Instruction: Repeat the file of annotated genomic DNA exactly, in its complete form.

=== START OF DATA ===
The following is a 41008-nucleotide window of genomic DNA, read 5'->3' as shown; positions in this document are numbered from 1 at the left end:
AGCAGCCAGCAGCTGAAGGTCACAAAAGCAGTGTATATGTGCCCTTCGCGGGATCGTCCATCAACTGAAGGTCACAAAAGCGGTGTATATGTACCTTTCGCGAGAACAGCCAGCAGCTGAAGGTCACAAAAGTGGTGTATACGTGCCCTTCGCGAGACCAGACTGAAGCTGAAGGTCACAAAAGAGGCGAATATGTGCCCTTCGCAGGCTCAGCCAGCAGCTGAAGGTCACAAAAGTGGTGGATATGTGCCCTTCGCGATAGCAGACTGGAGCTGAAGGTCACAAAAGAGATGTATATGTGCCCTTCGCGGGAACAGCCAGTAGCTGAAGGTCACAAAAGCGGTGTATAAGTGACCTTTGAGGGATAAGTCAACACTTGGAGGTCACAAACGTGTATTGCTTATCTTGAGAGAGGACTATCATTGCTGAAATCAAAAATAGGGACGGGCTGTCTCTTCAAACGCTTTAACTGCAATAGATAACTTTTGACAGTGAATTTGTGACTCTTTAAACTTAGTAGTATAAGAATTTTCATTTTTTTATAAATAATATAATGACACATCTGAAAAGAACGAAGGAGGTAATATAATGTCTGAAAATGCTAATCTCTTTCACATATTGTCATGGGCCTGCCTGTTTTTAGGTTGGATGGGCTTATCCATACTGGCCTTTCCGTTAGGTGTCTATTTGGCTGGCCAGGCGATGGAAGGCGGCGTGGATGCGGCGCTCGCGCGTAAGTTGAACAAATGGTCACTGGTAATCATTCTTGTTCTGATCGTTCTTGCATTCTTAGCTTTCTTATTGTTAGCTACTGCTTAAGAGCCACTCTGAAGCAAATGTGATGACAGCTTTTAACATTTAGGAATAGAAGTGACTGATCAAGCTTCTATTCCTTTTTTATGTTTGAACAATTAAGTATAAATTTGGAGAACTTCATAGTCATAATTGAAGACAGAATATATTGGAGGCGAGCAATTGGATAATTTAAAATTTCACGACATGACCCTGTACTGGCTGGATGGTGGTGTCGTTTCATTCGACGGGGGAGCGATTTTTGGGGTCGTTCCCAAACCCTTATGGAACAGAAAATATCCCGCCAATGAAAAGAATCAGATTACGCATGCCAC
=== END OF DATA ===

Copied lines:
The following is a 41008-nucleotide window of genomic DNA, read 5'->3' as shown; positions in this document are numbered from 1 at the left end:
AGCAGCCAGCAGCTGAAGGTCACAAAAGCAGTGTATATGTGCCCTTCGCGGGATCGTCCATCAACTGAAGGTCACAAAAGCGGTGTATATGTACCTTTCGCGAGAACAGCCAGCAGCTGAAGGTCACAAAAGTGGTGTATACGTGCCCTTCGCGAGACCAGACTGAAGCTGAAGGTCACAAAAGAGGCGAATATGTGCCCTTCGCAGGCTCAGCCAGCAGCTGAAGGTCACAAAAGTGGTGGATATGTGCCCTTCGCGATAGCAGACTGGAGCTGAAGGTCACAAAAGAGATGTATATGTGCCCTTCGCGGGAACAGCCAGTAGCTGAAGGTCACAAAAGCGGTGTATAAGTGACCTTTGAGGGATAAGTCAACACTTGGAGGTCACAAACGTGTATTGCTTATCTTGAGAGAGGACTATCATTGCTGAAATCAAAAATAGGGACGGGCTGTCTCTTCAAACGCTTTAACTGCAATAGATAACTTTTGACAGTGAATTTGTGACTCTTTAAACTTAGTAGTATAAGAATTTTCATTTTTTTATAAATAATATAATGACACATCTGAAAAGAACGAAGGAGGTAATATAATGTCTGAAAATGCTAATCTCTTTCACATATTGTCATGGGCCTGCCTGTTTTTAGGTTGGATGGGCTTATCCATACTGGCCTTTCCGTTAGGTGTCTATTTGGCTGGCCAGGCGATGGAAGGCGGCGTGGATGCGGCGCTCGCGCGTAAGTTGAACAAATGGTCACTGGTAATCATTCTTGTTCTGATCGTTCTTGCATTCTTAGCTTTCTTATTGTTAGCTACTGCTTAAGAGCCACTCTGAAGCAAATGTGATGACAGCTTTTAACATTTAGGAATAGAAGTGACTGATCAAGCTTCTATTCCTTTTTTATGTTTGAACAATTAAGTATAAATTTGGAGAACTTCATAGTCATAATTGAAGACAGAATATATTGGAGGCGAGCAATTGGATAATTTAAAATTTCACGACATGACCCTGTACTGGCTGGATGGTGGTGTCGTTTCATTCGACGGGGGAGCGATTTTTGGGGTCGTTCCCAAACCCTTATGGAACAGAAAATATCCCGCCAATGAAAAGAATCAGATTACGCATGCCAC